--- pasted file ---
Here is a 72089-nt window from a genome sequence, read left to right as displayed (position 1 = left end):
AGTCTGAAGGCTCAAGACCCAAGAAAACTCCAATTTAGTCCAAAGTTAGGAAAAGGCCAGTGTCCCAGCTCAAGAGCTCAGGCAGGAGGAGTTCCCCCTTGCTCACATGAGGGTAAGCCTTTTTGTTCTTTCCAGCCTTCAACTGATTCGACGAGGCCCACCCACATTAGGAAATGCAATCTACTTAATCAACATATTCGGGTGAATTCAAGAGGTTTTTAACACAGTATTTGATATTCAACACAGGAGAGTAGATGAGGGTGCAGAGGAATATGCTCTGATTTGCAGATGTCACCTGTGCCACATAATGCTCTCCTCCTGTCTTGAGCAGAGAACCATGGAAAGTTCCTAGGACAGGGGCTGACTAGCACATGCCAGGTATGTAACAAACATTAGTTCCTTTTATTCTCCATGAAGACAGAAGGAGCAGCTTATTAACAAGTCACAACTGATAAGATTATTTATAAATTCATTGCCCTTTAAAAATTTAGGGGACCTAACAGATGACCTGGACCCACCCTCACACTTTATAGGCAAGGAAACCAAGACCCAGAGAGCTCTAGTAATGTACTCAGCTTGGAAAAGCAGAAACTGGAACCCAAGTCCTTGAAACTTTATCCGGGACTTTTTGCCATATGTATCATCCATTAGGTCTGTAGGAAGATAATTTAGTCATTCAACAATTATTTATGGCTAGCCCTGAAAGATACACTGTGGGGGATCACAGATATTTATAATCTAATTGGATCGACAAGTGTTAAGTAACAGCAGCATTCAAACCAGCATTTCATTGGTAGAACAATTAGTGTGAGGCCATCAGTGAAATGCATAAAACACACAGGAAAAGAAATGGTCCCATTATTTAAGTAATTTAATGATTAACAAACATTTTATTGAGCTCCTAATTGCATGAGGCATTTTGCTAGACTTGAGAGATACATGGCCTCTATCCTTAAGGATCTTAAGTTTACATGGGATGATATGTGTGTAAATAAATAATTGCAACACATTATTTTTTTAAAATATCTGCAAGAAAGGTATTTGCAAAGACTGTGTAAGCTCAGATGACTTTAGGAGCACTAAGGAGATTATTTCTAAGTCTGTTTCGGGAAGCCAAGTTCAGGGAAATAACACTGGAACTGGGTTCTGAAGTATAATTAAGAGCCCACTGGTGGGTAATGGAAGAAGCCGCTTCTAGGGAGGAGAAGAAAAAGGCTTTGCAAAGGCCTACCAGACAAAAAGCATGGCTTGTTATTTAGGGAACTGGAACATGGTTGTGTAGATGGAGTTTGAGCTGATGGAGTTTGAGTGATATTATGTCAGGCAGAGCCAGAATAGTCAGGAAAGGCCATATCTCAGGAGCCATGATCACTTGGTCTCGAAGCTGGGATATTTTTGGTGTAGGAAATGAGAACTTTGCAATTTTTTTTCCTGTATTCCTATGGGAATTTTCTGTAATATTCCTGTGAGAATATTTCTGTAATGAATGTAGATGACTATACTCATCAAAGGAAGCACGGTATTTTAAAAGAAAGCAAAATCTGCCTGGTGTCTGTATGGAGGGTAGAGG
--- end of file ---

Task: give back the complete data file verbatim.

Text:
Here is a 72089-nt window from a genome sequence, read left to right as displayed (position 1 = left end):
AGTCTGAAGGCTCAAGACCCAAGAAAACTCCAATTTAGTCCAAAGTTAGGAAAAGGCCAGTGTCCCAGCTCAAGAGCTCAGGCAGGAGGAGTTCCCCCTTGCTCACATGAGGGTAAGCCTTTTTGTTCTTTCCAGCCTTCAACTGATTCGACGAGGCCCACCCACATTAGGAAATGCAATCTACTTAATCAACATATTCGGGTGAATTCAAGAGGTTTTTAACACAGTATTTGATATTCAACACAGGAGAGTAGATGAGGGTGCAGAGGAATATGCTCTGATTTGCAGATGTCACCTGTGCCACATAATGCTCTCCTCCTGTCTTGAGCAGAGAACCATGGAAAGTTCCTAGGACAGGGGCTGACTAGCACATGCCAGGTATGTAACAAACATTAGTTCCTTTTATTCTCCATGAAGACAGAAGGAGCAGCTTATTAACAAGTCACAACTGATAAGATTATTTATAAATTCATTGCCCTTTAAAAATTTAGGGGACCTAACAGATGACCTGGACCCACCCTCACACTTTATAGGCAAGGAAACCAAGACCCAGAGAGCTCTAGTAATGTACTCAGCTTGGAAAAGCAGAAACTGGAACCCAAGTCCTTGAAACTTTATCCGGGACTTTTTGCCATATGTATCATCCATTAGGTCTGTAGGAAGATAATTTAGTCATTCAACAATTATTTATGGCTAGCCCTGAAAGATACACTGTGGGGGATCACAGATATTTATAATCTAATTGGATCGACAAGTGTTAAGTAACAGCAGCATTCAAACCAGCATTTCATTGGTAGAACAATTAGTGTGAGGCCATCAGTGAAATGCATAAAACACACAGGAAAAGAAATGGTCCCATTATTTAAGTAATTTAATGATTAACAAACATTTTATTGAGCTCCTAATTGCATGAGGCATTTTGCTAGACTTGAGAGATACATGGCCTCTATCCTTAAGGATCTTAAGTTTACATGGGATGATATGTGTGTAAATAAATAATTGCAACACATTATTTTTTTAAAATATCTGCAAGAAAGGTATTTGCAAAGACTGTGTAAGCTCAGATGACTTTAGGAGCACTAAGGAGATTATTTCTAAGTCTGTTTCGGGAAGCCAAGTTCAGGGAAATAACACTGGAACTGGGTTCTGAAGTATAATTAAGAGCCCACTGGTGGGTAATGGAAGAAGCCGCTTCTAGGGAGGAGAAGAAAAAGGCTTTGCAAAGGCCTACCAGACAAAAAGCATGGCTTGTTATTTAGGGAACTGGAACATGGTTGTGTAGATGGAGTTTGAGCTGATGGAGTTTGAGTGATATTATGTCAGGCAGAGCCAGAATAGTCAGGAAAGGCCATATCTCAGGAGCCATGATCACTTGGTCTCGAAGCTGGGATATTTTTGGTGTAGGAAATGAGAACTTTGCAATTTTTTTTCCTGTATTCCTATGGGAATTTTCTGTAATATTCCTGTGAGAATATTTCTGTAATGAATGTAGATGACTATACTCATCAAAGGAAGCACGGTATTTTAAAAGAAAGCAAAATCTGCCTGGTGTCTGTATGGAGGGTAGAGG